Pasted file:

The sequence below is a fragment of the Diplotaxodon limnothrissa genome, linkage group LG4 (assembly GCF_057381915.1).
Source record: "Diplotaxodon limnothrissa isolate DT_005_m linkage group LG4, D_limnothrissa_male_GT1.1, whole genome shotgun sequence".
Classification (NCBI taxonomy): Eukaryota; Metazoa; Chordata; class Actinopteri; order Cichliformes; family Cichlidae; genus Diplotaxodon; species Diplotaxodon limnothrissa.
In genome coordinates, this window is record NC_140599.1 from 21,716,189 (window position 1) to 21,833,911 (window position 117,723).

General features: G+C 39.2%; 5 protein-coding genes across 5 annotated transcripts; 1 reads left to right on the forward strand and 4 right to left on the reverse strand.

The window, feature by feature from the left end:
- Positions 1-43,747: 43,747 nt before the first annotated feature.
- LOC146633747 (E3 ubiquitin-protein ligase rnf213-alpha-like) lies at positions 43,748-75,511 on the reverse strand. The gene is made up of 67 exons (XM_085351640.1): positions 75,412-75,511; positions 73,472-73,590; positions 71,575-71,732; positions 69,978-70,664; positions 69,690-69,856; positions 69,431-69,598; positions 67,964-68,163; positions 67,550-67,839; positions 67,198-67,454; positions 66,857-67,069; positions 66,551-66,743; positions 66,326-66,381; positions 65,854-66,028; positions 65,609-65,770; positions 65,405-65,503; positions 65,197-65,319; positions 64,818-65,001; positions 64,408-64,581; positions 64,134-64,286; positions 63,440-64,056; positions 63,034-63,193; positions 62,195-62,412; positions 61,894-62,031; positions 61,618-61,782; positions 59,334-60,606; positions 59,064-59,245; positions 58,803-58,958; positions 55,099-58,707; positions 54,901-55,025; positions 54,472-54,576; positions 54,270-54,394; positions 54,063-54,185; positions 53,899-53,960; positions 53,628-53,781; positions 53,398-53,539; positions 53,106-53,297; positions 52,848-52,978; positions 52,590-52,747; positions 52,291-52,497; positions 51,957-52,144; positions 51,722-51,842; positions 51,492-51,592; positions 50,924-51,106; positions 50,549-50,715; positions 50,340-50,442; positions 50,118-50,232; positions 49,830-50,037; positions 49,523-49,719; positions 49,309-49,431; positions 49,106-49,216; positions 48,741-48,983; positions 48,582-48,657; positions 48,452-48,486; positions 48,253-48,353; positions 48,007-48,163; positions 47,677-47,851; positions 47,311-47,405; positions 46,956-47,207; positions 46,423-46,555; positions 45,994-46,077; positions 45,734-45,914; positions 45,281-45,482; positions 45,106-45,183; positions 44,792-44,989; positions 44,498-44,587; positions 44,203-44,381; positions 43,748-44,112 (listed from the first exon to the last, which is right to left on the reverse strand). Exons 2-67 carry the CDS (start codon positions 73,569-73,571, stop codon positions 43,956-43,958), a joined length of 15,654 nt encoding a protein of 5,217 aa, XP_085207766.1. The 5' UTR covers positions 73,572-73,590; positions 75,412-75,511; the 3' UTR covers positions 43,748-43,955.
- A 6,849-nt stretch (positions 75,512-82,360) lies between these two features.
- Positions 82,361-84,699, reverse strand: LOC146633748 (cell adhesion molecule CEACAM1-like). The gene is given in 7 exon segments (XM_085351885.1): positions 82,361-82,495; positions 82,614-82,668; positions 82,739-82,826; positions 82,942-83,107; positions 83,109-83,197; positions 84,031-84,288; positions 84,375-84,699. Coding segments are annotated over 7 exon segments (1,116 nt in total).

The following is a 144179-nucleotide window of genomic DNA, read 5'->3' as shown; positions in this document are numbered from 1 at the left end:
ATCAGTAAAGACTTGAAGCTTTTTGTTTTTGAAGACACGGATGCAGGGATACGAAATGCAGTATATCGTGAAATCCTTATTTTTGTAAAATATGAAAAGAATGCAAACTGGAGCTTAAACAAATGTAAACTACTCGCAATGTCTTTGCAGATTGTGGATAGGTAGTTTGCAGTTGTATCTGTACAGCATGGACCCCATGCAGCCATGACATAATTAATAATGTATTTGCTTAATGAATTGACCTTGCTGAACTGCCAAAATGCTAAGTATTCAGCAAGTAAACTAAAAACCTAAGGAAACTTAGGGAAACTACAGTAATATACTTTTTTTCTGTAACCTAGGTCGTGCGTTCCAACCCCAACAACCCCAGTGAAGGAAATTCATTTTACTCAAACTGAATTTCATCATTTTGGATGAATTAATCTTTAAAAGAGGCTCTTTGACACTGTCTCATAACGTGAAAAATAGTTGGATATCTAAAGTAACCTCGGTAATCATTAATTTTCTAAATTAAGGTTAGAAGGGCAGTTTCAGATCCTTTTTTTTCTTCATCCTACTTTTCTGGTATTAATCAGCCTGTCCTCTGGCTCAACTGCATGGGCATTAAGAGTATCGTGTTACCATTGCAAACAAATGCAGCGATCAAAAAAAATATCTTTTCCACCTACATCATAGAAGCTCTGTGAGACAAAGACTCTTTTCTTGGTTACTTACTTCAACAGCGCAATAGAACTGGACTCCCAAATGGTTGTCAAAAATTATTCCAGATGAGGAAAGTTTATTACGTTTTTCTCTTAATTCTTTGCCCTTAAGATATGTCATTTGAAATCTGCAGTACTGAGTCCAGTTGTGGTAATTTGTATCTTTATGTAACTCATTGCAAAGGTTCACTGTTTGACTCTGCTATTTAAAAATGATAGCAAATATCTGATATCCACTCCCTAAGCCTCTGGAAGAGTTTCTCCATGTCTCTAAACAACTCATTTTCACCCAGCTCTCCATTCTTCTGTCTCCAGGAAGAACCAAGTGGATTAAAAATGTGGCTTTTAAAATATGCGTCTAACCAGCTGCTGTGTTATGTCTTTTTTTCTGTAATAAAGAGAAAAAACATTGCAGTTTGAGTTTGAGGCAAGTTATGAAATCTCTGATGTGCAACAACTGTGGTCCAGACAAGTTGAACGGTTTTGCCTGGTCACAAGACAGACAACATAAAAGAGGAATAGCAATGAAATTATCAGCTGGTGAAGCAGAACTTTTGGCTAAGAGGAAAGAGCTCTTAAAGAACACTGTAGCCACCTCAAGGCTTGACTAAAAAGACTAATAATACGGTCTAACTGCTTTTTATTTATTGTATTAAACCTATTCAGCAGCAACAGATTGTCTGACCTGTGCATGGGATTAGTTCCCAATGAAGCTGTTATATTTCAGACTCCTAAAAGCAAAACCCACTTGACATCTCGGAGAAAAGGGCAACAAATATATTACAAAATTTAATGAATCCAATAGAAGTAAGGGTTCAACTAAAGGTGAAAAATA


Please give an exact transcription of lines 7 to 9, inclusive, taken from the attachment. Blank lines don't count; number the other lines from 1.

- Positions 1-43,747: 43,747 nt before the first annotated feature.
- LOC146633747 (E3 ubiquitin-protein ligase rnf213-alpha-like) lies at positions 43,748-75,511 on the reverse strand. The gene is made up of 67 exons (XM_085351640.1): positions 75,412-75,511; positions 73,472-73,590; positions 71,575-71,732; positions 69,978-70,664; positions 69,690-69,856; positions 69,431-69,598; positions 67,964-68,163; positions 67,550-67,839; positions 67,198-67,454; positions 66,857-67,069; positions 66,551-66,743; positions 66,326-66,381; positions 65,854-66,028; positions 65,609-65,770; positions 65,405-65,503; positions 65,197-65,319; positions 64,818-65,001; positions 64,408-64,581; positions 64,134-64,286; positions 63,440-64,056; positions 63,034-63,193; positions 62,195-62,412; positions 61,894-62,031; positions 61,618-61,782; positions 59,334-60,606; positions 59,064-59,245; positions 58,803-58,958; positions 55,099-58,707; positions 54,901-55,025; positions 54,472-54,576; positions 54,270-54,394; positions 54,063-54,185; positions 53,899-53,960; positions 53,628-53,781; positions 53,398-53,539; positions 53,106-53,297; positions 52,848-52,978; positions 52,590-52,747; positions 52,291-52,497; positions 51,957-52,144; positions 51,722-51,842; positions 51,492-51,592; positions 50,924-51,106; positions 50,549-50,715; positions 50,340-50,442; positions 50,118-50,232; positions 49,830-50,037; positions 49,523-49,719; positions 49,309-49,431; positions 49,106-49,216; positions 48,741-48,983; positions 48,582-48,657; positions 48,452-48,486; positions 48,253-48,353; positions 48,007-48,163; positions 47,677-47,851; positions 47,311-47,405; positions 46,956-47,207; positions 46,423-46,555; positions 45,994-46,077; positions 45,734-45,914; positions 45,281-45,482; positions 45,106-45,183; positions 44,792-44,989; positions 44,498-44,587; positions 44,203-44,381; positions 43,748-44,112 (listed from the first exon to the last, which is right to left on the reverse strand). Exons 2-67 carry the CDS (start codon positions 73,569-73,571, stop codon positions 43,956-43,958), a joined length of 15,654 nt encoding a protein of 5,217 aa, XP_085207766.1. The 5' UTR covers positions 73,572-73,590; positions 75,412-75,511; the 3' UTR covers positions 43,748-43,955.
- A 6,849-nt stretch (positions 75,512-82,360) lies between these two features.